“I was seeing Michelle, and she helped tremendously. She gave me tools to use when I get stressed and experience anxiety. I apply them as best I can, and they help me a lot.”
When the Blue Mountains and other parts of the state were ravaged by bushfires during the 2019-2020 summer, watching the fire-front approach caused numerous flashbacks for Peter. Thanks to the support of our Catholic Care counsellors, he was once again able to manage his anxiety attacks and reduce his stress levels.
“I’m very appreciative of what Catholic Care has done for me. They helped me cope better with my life and I can always go in or call there to talk to somebody if I need to.
“They listen, that’s the main thing, because it’s hard to relate with other people, even within your own family, when they really don’t know what you’re going through.”
Throughout the pandemic, Peter has still been able to talk with Michelle whenever he’s needed help.
“I had to talk with her over the phone because we couldn’t go in there [the centre]. I really did miss the face-to-face support. It just means so much. But a phone call, well, it’s still helpful. And when I’m away travelling, I can keep in touch,” Peter said.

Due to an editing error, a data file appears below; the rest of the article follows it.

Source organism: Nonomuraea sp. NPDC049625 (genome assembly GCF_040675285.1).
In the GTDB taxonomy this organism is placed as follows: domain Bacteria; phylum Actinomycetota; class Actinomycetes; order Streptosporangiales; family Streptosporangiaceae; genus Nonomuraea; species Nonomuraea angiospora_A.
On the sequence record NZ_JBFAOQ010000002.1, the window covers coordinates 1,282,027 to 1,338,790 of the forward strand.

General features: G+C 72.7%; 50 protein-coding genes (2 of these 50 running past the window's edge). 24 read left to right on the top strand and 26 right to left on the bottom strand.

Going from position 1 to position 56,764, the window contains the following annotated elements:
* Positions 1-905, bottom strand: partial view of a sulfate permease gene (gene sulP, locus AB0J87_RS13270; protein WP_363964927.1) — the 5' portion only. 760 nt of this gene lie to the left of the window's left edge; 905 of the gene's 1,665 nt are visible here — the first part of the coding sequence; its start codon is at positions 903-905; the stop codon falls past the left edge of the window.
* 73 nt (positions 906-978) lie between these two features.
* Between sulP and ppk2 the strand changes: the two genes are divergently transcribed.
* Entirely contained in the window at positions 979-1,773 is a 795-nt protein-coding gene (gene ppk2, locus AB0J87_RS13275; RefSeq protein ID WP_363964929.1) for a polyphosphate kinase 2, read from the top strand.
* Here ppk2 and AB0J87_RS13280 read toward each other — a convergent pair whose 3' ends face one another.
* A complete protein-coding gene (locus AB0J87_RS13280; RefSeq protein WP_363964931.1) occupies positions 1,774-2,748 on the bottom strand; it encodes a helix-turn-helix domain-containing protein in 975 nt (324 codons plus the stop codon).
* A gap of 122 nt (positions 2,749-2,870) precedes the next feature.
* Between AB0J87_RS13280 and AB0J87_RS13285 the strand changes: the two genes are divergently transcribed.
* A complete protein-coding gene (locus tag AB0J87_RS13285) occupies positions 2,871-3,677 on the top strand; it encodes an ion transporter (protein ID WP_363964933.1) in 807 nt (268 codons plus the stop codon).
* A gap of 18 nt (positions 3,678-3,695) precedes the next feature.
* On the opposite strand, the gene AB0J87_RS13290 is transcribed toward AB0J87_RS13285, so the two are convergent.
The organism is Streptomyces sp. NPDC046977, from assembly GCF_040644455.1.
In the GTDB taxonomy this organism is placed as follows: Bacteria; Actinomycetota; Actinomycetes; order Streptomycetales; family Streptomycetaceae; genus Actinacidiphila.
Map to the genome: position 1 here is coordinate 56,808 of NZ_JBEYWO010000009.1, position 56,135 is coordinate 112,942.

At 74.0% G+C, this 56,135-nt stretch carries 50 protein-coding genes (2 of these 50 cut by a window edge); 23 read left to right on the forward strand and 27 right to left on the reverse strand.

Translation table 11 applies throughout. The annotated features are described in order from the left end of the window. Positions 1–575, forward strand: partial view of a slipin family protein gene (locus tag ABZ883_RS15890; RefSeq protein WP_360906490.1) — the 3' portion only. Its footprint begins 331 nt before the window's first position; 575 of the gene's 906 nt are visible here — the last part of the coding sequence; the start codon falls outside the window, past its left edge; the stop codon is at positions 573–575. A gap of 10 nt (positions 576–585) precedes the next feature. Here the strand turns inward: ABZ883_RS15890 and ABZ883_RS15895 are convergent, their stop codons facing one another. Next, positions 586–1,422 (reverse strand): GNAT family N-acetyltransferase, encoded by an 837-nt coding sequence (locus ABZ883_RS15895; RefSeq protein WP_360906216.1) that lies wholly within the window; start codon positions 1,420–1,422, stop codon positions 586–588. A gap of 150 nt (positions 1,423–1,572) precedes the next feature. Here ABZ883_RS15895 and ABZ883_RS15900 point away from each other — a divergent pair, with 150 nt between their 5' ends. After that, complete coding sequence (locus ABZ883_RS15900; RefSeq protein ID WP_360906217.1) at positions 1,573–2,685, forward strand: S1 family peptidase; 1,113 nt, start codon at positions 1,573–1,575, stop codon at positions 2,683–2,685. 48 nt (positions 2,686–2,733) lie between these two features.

Robyn added, “he would go down into the backyard and sit in his favourite spot and still have his session, which was good for him.”
While many social services have moved online since the pandemic, Catholic Care is expanding their drop-in centre activities, giving people more opportunities to safely gather for vital social interaction.
“Our Community Drop-In Centres are a lifeline for a lot of people, particularly those who are lonely and isolated or find it hard to connect with other people,” Catholic Care Manager, Community Engagement, Celia Vagg explained.
“They’re safe places where people can come to and connect with us and our volunteers, over time, at their own pace. Our overarching organisational value is ‘we embrace every journey with gratitude and love’.
“Every person comes with a different background, a different story and a different reason why they struggle or have challenges.